The US telecommunications operator Verizon has become the latest large company to remove advertising from Facebook platforms.
The company joins Ben and Jerry’s and a growing list of companies boycotting the social media giant for managing controversial posts.
Verizon is supposed to be the biggest advertiser to date to support the Stop Hate for Profit campaign.
Besides its namesake platform, Facebook’s social media brands also include Instagram and WhatsApp.
“Our brand safety standards have not changed. We are suspending our advertising until Facebook can create an acceptable solution that makes us comfortable and consistent with what we have done with YouTube and other partners, “a spokesperson for Verizon told the BBC.
- Ben & Jerry’s joined Facebook and boycotted
- Outdoor brands boycott Facebook ads
Responding to Verizon’s announcement, Carolyn Everson, vice president of Facebook’s Global Business Group, said, “We respect every brand’s decision and stay focused on the important work of suppressing hate speech and providing critical voting information. Our conversations with marketers and civil rights organizations are about how together we can be a force for good. ”
Last year, the social network generated nearly $ 70 billion (£ 56 billion) in advertising revenue.
Brands supporting the campaign
Earlier this week, ice cream maker Ben and Jerry’s and outdoor brands The North Face, Patagonia and REI were among the companies to support Stop Hate for Profit.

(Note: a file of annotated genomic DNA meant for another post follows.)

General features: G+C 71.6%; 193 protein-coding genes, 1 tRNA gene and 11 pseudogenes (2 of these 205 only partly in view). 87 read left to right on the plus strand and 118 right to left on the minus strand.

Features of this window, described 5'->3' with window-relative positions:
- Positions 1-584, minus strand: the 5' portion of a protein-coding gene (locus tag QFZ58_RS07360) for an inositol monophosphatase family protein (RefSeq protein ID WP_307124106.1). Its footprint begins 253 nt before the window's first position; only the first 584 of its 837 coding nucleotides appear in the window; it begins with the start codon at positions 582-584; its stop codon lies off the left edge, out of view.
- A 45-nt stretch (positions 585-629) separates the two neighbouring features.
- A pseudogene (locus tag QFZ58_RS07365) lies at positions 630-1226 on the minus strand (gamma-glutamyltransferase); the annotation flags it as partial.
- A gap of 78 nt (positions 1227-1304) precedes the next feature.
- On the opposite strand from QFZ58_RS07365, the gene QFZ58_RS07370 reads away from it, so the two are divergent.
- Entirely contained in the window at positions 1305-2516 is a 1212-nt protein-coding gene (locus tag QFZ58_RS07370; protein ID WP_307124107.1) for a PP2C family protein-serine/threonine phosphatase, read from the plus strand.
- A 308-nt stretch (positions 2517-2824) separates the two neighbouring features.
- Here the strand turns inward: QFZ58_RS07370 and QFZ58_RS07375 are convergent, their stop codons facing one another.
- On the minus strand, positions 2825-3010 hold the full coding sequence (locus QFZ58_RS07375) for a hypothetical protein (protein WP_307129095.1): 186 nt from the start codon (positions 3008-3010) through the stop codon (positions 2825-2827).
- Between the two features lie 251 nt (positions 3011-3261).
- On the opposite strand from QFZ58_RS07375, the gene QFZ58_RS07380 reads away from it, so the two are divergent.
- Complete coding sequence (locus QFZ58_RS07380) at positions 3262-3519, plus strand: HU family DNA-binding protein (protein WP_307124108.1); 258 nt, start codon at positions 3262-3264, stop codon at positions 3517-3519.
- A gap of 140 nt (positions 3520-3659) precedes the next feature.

Ben and Jerry’s have said they support the campaign and “everyone who calls on Facebook to take more aggressive action to prevent its platforms from being used to divide our nation, suppress voters, foment and stoke the flames of racism and of violence, and undermine our democracy. “.
The death of an African-American man George Floyd in police custody has sparked widespread protests around the world over how the police treat blacks and has exposed racism and inequality in societies.
George Floyd died in Minneapolis in May when a white policeman held his knee by the neck for almost nine minutes.
The last moments were filmed on the phones. Four police officers involved were dismissed and charged for his death.
Stop hatred for profit
The Stop Hate for Profit campaign was launched last week by advocacy groups, including the Anti-Defamation League, the National Association for the Advancement of Colored People and Color of Change.
The movement said it was a “response to Facebook’s long history of allowing racist, violent, and obviously bogus content to run rampant on its platform.”
Stop Hate for Profit called on advertisers to pressure the company to take tougher measures against racist and hateful content on its platforms by stopping all advertising spending with it throughout July.
A European Commission report this month found that Facebook cut 86% of hate speech last year, down from 82.6%.
The social network says that almost all content that violates its policies is automatically detected by its systems and removed before being reported.